Some of these issues, if not addressed, can lead to misunderstandings or resentment over time. It’s important to find a balance between being patient and addressing significant concerns.

Consistently staying silent can stifle healthy communication. It is crucial to ensure that both partners feel heard and understood in the relationship. You need to learn how to differentiate between matters that need to be discussed and those that are insignificant.

In some cases, what might seem like a minor difference could be a symptom of a larger issue. Ignoring it could lead to more significant problems down the line. Again, discernment must be exercised. The example I gave above about washing the dishes is not a symptom of a larger issue, and it doesn’t impact either of us in a negative way.

When to Speak Up with Grace

While embracing differences with grace is important, there are situations where it is better to speak up…and still use grace.

  1. Matters of Principle or Values
    If the difference touches on core values or principles, it is essential to discuss it. Open communication about fundamental beliefs is crucial for a healthy relationship. Almost anything related to raising kids should be discussed.
  2. Impact on Well-Being
    If your spouse’s actions are affecting their well-being, your well-being, or the well-being of your family, it is necessary to address the issue. But do some soul-searching and praying to make sure you aren’t being selfish!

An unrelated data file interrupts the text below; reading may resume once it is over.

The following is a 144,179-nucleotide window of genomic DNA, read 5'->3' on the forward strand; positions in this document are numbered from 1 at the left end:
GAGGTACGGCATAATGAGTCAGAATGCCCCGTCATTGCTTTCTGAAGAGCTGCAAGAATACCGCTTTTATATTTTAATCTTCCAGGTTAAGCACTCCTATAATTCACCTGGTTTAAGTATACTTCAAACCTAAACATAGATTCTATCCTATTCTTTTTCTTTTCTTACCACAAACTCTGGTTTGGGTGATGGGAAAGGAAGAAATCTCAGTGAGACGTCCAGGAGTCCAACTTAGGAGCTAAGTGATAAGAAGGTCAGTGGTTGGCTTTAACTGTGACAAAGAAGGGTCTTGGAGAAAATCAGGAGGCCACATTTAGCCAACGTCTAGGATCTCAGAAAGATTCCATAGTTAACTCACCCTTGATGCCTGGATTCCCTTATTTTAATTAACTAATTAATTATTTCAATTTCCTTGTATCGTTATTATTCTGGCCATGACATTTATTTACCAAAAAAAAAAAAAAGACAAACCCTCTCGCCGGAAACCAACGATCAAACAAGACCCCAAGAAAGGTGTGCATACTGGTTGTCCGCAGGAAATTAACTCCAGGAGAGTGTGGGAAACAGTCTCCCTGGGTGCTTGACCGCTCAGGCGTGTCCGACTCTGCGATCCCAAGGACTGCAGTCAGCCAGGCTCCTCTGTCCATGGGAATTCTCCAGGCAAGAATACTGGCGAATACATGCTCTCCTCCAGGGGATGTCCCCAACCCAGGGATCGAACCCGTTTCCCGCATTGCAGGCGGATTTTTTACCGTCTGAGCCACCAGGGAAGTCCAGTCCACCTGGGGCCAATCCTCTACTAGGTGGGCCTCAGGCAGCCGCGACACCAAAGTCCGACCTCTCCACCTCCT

3. Repeated Patterns
    If a particular behavior is a recurring source of conflict or stress, it might be time to have a constructive conversation about it. If you tend to get stressed easily over inconsequential things, though, you might want to get additional help and counsel for that.

When speaking up, it’s important to do so with love and respect. Colossians 3:12-14 advises, “Therefore, as the elect of God, holy and beloved, put on tender mercies, kindness, humility, meekness, longsuffering; bearing with one another, and forgiving one another, if anyone has a complaint against another; even as Christ forgave you, so you also must do. But above all these things put on love, which is the bond of perfection.”

This passage reminds is addressed to the church, but if you and your spouse are both born-again Christians, you are a brother and sister in Christ and should treat each other as such. Approach your spouse with kindness and love, aiming to build them up rather than to get your way.


Learning to embrace differences with patience and understanding can foster peace, respect, and deeper connection. This is true of all relationships, but especially in marriage.

More and more often, I have found that I just have a lot of preferences, and just because my wife does something differently does not mean it’s wrong! There are usually multiple good ways to do things. Therefore, expressing my preference is often not necessary.